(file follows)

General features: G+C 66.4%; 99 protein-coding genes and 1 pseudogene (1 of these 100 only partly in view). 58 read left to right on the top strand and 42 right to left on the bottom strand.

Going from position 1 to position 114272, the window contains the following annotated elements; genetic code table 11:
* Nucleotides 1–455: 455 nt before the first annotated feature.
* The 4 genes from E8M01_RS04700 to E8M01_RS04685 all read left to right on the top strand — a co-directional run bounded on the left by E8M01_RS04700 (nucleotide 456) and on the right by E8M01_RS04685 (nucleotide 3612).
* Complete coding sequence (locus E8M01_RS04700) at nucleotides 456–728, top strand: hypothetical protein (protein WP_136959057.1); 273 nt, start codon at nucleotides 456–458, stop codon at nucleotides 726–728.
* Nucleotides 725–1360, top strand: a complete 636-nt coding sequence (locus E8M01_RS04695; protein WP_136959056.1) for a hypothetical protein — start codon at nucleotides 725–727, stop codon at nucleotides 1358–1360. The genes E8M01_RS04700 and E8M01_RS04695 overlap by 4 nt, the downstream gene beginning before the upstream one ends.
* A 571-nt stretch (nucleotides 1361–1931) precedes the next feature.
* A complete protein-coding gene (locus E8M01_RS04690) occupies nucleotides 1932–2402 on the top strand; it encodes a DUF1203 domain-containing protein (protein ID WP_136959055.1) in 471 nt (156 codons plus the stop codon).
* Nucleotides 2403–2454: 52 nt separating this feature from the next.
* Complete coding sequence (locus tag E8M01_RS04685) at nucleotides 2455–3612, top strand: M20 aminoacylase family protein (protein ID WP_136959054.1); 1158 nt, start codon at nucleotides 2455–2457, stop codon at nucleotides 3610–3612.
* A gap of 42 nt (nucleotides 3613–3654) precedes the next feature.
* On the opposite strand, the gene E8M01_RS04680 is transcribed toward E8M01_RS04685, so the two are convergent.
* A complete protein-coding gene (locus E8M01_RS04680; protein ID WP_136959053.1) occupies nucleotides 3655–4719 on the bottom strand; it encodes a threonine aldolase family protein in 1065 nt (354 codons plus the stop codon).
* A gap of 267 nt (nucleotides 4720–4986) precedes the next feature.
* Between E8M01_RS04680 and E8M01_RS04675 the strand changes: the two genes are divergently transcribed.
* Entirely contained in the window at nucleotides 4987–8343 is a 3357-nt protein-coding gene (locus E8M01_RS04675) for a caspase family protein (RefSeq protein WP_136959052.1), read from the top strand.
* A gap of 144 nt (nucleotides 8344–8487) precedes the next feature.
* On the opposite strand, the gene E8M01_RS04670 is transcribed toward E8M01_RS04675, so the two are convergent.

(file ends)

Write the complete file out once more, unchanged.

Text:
General features: G+C 66.4%; 99 protein-coding genes and 1 pseudogene (1 of these 100 only partly in view). 58 read left to right on the top strand and 42 right to left on the bottom strand.

Going from position 1 to position 114272, the window contains the following annotated elements; genetic code table 11:
* Nucleotides 1–455: 455 nt before the first annotated feature.
* The 4 genes from E8M01_RS04700 to E8M01_RS04685 all read left to right on the top strand — a co-directional run bounded on the left by E8M01_RS04700 (nucleotide 456) and on the right by E8M01_RS04685 (nucleotide 3612).
* Complete coding sequence (locus E8M01_RS04700) at nucleotides 456–728, top strand: hypothetical protein (protein WP_136959057.1); 273 nt, start codon at nucleotides 456–458, stop codon at nucleotides 726–728.
* Nucleotides 725–1360, top strand: a complete 636-nt coding sequence (locus E8M01_RS04695; protein WP_136959056.1) for a hypothetical protein — start codon at nucleotides 725–727, stop codon at nucleotides 1358–1360. The genes E8M01_RS04700 and E8M01_RS04695 overlap by 4 nt, the downstream gene beginning before the upstream one ends.
* A 571-nt stretch (nucleotides 1361–1931) precedes the next feature.
* A complete protein-coding gene (locus E8M01_RS04690) occupies nucleotides 1932–2402 on the top strand; it encodes a DUF1203 domain-containing protein (protein ID WP_136959055.1) in 471 nt (156 codons plus the stop codon).
* Nucleotides 2403–2454: 52 nt separating this feature from the next.
* Complete coding sequence (locus tag E8M01_RS04685) at nucleotides 2455–3612, top strand: M20 aminoacylase family protein (protein ID WP_136959054.1); 1158 nt, start codon at nucleotides 2455–2457, stop codon at nucleotides 3610–3612.
* A gap of 42 nt (nucleotides 3613–3654) precedes the next feature.
* On the opposite strand, the gene E8M01_RS04680 is transcribed toward E8M01_RS04685, so the two are convergent.
* A complete protein-coding gene (locus E8M01_RS04680; protein ID WP_136959053.1) occupies nucleotides 3655–4719 on the bottom strand; it encodes a threonine aldolase family protein in 1065 nt (354 codons plus the stop codon).
* A gap of 267 nt (nucleotides 4720–4986) precedes the next feature.
* Between E8M01_RS04680 and E8M01_RS04675 the strand changes: the two genes are divergently transcribed.
* Entirely contained in the window at nucleotides 4987–8343 is a 3357-nt protein-coding gene (locus E8M01_RS04675) for a caspase family protein (RefSeq protein WP_136959052.1), read from the top strand.
* A gap of 144 nt (nucleotides 8344–8487) precedes the next feature.
* On the opposite strand, the gene E8M01_RS04670 is transcribed toward E8M01_RS04675, so the two are convergent.